When Billy Miller was nine years old, his parents left the care of their only son in the hands of his two older sisters. As the siblings played on the porch of the more than 150-year-old Indiana farmhouse, Miller heard a crack inside. Through the large window in the front door, Miller saw a young woman — “as solid as we are,” he says — in a white dress walking down the steps of the empty house. When she reached the bottom, she vanished: an apparition, Miller believes, of a woman he later learned had died in the house after she fell down the stairs and broke her neck. That moment instilled Miller’s curiosity about the paranormal, and in 2000, he launched the Newburgh-based Southern Indiana Paranormal Investigators.
Ten years later, Miller, who has had numerous careers including an EMS first responder, has assembled a 15-member bunch of psychiatrists, nurses, and hospital workers who share a fascination with the paranormal. The team members, holding titles such as equipment tech and electronic voice phenomena specialist, use a smorgasbord of high-tech equipment found in electronics stores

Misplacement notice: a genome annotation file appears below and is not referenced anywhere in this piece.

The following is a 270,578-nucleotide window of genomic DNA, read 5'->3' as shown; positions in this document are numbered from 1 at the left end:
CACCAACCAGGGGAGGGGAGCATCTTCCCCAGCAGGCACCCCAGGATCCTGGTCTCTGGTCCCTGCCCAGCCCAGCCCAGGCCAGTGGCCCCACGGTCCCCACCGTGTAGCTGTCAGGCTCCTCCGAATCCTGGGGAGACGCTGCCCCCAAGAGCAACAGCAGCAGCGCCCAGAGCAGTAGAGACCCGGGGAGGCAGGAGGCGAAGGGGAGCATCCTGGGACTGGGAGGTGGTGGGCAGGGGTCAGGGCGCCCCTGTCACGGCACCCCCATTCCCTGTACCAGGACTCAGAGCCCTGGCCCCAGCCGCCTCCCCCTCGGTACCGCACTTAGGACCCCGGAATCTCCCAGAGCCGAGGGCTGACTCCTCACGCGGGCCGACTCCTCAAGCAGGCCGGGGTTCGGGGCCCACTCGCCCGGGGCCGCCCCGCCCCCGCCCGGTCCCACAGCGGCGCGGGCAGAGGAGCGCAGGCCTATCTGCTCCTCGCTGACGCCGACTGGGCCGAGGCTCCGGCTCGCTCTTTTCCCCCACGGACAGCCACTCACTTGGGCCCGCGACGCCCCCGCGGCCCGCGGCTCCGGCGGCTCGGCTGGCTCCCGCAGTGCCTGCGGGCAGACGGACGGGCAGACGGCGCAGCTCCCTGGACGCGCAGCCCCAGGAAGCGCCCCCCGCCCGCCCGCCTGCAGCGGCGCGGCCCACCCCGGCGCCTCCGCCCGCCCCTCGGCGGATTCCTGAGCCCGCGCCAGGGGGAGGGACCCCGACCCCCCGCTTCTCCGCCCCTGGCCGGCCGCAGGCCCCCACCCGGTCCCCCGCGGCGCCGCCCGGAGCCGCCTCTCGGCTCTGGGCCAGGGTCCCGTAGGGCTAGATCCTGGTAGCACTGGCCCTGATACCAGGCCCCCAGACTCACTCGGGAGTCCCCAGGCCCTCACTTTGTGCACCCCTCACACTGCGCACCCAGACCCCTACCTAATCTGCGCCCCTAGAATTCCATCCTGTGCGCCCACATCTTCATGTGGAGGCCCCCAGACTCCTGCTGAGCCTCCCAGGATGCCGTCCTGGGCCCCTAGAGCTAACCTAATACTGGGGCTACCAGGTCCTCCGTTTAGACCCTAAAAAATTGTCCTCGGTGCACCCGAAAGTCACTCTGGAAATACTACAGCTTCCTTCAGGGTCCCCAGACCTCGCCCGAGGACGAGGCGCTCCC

to investigate the great beyond.
They rig several cameras throughout rumored haunting grounds — in private homes, businesses, historic sites, and public facilities locally and nationally. Stainless steel temperature probes, motion sensors, and several other devices assist a computer-based system that detects physical changes in the environment such as unusual elevations of electromagnetic energy and fluctuations in temperature. Paranormal investigators believe abnormal spikes in these readings point to possible paranormal activity, alerting Miller’s team to take still photos.
This Halloween weekend, they’ll perform a three-day investigation at the Willard Carpenter House. Completed in 1849, the building — once home to Evansville philanthropist Willard Carpenter and now the offices of local public radio and television station WNIN — long has been rumored as haunted grounds. The group’s work isn’t busting ghosts or banishing apparitions, though. Most people who ask for an investigation, he says, want assurance they’re not crazy. Miller encourages those who co-inhabit a space with apparitions learn to live with them.
To follow Miller’s findings on the Willard Carpenter House, visit his blog, millersspooks.blogspot.com.